Kelly's HeroesReviewed By MP Bartley
Posted 01/19/07 21:09:52
(Worth A Look)
World War Two movies have seen perhaps the biggest sea change over the past few decades. The likes of Saving Private Ryan, The Thin Red Line and Flags of our Fathers have established that WW2 is the one war that perhaps responds best to the noble gestures and graceful sentiment that these films aspire towards. But where does that leave films like Kelly's Heroes that are just one big, fun, action-filled romp? Is it now distasteful to praise war films such as these?It's a dilemma that Brian G. Hutton would have been familiar with, as he had previously helmed Where Eagles Dare, a man on a mission movie that saw Clint Eastwood and Richard Burton take out a German platoon single handedly (or should that be double handledly?). Here, Eastwood returns as Kelly, a disaffected Lieutenant who while deep in European action learns from a German officer of a bank that the Nazis are guarding - a bank that holds £16 million worth of gold bars. Kelly informs the rest of his platoon and after persuading his cynical Seargeant, Big Joe (Telly Savalas) that it's a risk worth taking, they set off to "liberate" the gold, with a little help from tank commander Oddball (Donald Sutherland).
Clearly, Kelly's Heroes is the film that Three Kings took a lot of inspiration from, right from it's plot to its wide streak of cynicism. Rare is the World War Two film that shows its soldiers as anything other than noble men just trying to survive through madness - and quite rightly too - but here the soldiers are a scuzzy, bitter, sarcastic lot. They bitch about having a dose of crabs, try to set up an illegal bar and flagrantly disregard orders from their commanding general who is more interested in getting his latest fashions from Paris than manouveres, until he sees a good PR opportunity to hand out some medals. Some would say that this is in bad tase - I say that's the point. As one soldier points out, they're doing a job no sane man would do and get paid little for it, so why shouldn't they try and make a little extra on the side? Distasteful or not, there's more than a little truth in that thought. And it should also be noted, that while these Boy's Own or men on a mission movies are often seen as the black sheep of the war genre, they're not just concerned with vicarious thrills, they do still hit home the cost of war - The Great Escape for example, is not the giddy romp it's painted as, and ends with a group massacre. Likewise here, there are reminders throughout of the cost of war when various characters are lost along the way - it's just not a point that's rammed down our throats by Hutton.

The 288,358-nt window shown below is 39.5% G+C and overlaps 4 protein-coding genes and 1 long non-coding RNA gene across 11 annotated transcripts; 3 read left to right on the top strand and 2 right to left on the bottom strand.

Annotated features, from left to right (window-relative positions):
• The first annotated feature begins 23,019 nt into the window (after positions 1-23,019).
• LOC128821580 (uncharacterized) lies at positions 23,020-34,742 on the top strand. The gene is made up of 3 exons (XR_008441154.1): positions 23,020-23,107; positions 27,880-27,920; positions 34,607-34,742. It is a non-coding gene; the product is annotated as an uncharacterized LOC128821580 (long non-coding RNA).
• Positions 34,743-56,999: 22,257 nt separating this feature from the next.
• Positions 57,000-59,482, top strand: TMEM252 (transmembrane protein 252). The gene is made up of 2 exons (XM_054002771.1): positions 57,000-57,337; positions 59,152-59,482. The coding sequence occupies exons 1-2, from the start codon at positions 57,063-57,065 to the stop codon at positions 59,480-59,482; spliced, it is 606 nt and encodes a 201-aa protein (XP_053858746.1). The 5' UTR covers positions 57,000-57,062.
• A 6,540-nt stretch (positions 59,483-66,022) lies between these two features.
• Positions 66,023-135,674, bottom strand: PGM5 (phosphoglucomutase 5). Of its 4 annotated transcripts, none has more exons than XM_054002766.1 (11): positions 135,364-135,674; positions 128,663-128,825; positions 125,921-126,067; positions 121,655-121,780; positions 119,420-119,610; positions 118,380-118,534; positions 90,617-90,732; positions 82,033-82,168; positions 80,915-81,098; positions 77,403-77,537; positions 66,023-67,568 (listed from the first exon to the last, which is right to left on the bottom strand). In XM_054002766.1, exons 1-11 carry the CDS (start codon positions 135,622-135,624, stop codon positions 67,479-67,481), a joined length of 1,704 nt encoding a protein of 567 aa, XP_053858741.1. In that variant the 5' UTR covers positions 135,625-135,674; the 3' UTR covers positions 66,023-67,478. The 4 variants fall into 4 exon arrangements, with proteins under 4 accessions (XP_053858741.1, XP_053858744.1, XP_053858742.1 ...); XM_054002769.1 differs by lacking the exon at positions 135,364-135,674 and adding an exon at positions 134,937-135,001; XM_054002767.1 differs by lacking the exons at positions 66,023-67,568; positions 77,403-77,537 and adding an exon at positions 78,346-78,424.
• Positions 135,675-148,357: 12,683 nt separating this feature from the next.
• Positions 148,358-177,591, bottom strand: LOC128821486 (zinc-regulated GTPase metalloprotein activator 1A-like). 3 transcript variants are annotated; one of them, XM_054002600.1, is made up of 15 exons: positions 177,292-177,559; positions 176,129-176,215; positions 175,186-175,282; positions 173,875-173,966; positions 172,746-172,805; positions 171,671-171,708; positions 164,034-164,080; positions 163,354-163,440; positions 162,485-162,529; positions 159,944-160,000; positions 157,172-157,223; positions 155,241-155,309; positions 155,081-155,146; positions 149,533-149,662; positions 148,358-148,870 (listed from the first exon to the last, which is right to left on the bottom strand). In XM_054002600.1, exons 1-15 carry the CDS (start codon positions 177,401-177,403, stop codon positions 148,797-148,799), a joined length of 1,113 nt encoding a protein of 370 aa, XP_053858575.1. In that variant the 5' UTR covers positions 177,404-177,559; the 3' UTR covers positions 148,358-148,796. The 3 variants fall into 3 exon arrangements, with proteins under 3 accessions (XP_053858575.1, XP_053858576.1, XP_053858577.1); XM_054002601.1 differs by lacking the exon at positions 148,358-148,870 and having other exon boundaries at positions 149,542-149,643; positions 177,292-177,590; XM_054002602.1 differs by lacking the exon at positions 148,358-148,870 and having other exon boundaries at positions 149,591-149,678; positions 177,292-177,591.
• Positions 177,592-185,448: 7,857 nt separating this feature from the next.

Instead, he keeps the tone firmly between the comic adventuring of the plot (released the same year as MASH, it's arguably just as funny) and several blistering action pieces. The final raid on the bank is a brilliant example of precise tick-tock filmmaking, while there's a hair raising chase through a town as it's bombed by night. Hutton directs these scenes with flair and energy but never overeggs them so they become distracting and don't mesh with the fairly light hearted plot. Best of all however, is the sequence in the middle of the film, where the platoon has to crawl agonizingly over a minefield - a situation made even worse by a German convoy that's bearing down the road onto them. It's a splendidly taut moment that deserves to be remembered alongside the actual getaway in The Great Escape or the final raid in The Dirty Dozen. Most daring however, is the scene when the platoons tanks mow down German troops occupying a train station while easy listening music plays within the tanks. It's a moment that starts off highly comical, before becoming something much more strange, disturbing and ultimately horrifying - something Kubrick would have been proud of perhaps.
With a wonderfully balanced script, the cast have a ball too. Eastwood is as instantly commanding as ever, whilst giving his rarely used comic timing a work out too - Eastwood can really deliver a funny line, simply because he says it with such a straight face. Early appearances are also seen by Harry Dean Stanton and Don Rickles, while the always underrated Savalas is great here as usual as a no-nonsense, no-shit taking Seargeant that you'd follow into battle without hesitation just because you believe him when he says that you'll be alright. Special mention though, must go to Sutherland's Oddball. A 1970s hippy unapologetically relocated to WW2 - his dialogue consists of "Negative waves man" and "Beautiful people" soundbites, he's a character that shouldn't work at all, but somehow does perfectly. He's a character that fits in with the cynicism of the film and perhaps also suggests that there are a lot more common elements to all wars than may be first thought.As mentioned earlier, Three Kings owes a huge debt to Kelly's Heroes, something you don't think anyone could disagree with. But while Three Kings threw in a bunch of oppressed Iraqi villagers at the end to sweeten the pill somewhat, Kelly's Heroes does no such thing, remaining blackly cynical right to the end. And for that reason alone, Kelly's Heroes deserves its place alongside films such as The Great Escape, The Dirty Dozen and MASH.
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